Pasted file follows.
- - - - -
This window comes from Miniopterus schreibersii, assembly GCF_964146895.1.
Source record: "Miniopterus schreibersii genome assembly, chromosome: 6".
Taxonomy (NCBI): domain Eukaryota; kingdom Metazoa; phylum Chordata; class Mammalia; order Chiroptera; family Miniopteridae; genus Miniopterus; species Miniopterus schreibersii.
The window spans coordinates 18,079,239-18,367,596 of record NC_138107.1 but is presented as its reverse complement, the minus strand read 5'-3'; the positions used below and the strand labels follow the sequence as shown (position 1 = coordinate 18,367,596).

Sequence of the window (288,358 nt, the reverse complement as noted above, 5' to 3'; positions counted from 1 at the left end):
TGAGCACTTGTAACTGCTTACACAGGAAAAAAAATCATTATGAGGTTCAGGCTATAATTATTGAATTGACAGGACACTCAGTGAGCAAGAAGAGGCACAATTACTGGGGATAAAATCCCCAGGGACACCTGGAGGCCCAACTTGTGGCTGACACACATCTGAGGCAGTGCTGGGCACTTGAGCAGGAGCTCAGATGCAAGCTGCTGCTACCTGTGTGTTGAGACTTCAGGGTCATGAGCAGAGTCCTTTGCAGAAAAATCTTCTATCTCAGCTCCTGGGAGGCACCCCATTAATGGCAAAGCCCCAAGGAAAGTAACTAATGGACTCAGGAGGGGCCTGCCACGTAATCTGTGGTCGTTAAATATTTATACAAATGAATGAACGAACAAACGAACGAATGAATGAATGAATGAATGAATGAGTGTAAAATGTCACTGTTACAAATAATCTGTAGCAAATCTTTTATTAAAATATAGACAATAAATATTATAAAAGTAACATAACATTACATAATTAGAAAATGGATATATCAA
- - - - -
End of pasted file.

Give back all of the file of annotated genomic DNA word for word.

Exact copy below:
This window comes from Miniopterus schreibersii, assembly GCF_964146895.1.
Source record: "Miniopterus schreibersii genome assembly, chromosome: 6".
Taxonomy (NCBI): domain Eukaryota; kingdom Metazoa; phylum Chordata; class Mammalia; order Chiroptera; family Miniopteridae; genus Miniopterus; species Miniopterus schreibersii.
The window spans coordinates 18,079,239-18,367,596 of record NC_138107.1 but is presented as its reverse complement, the minus strand read 5'-3'; the positions used below and the strand labels follow the sequence as shown (position 1 = coordinate 18,367,596).

Sequence of the window (288,358 nt, the reverse complement as noted above, 5' to 3'; positions counted from 1 at the left end):
TGAGCACTTGTAACTGCTTACACAGGAAAAAAAATCATTATGAGGTTCAGGCTATAATTATTGAATTGACAGGACACTCAGTGAGCAAGAAGAGGCACAATTACTGGGGATAAAATCCCCAGGGACACCTGGAGGCCCAACTTGTGGCTGACACACATCTGAGGCAGTGCTGGGCACTTGAGCAGGAGCTCAGATGCAAGCTGCTGCTACCTGTGTGTTGAGACTTCAGGGTCATGAGCAGAGTCCTTTGCAGAAAAATCTTCTATCTCAGCTCCTGGGAGGCACCCCATTAATGGCAAAGCCCCAAGGAAAGTAACTAATGGACTCAGGAGGGGCCTGCCACGTAATCTGTGGTCGTTAAATATTTATACAAATGAATGAACGAACAAACGAACGAATGAATGAATGAATGAATGAATGAGTGTAAAATGTCACTGTTACAAATAATCTGTAGCAAATCTTTTATTAAAATATAGACAATAAATATTATAAAAGTAACATAACATTACATAATTAGAAAATGGATATATCAA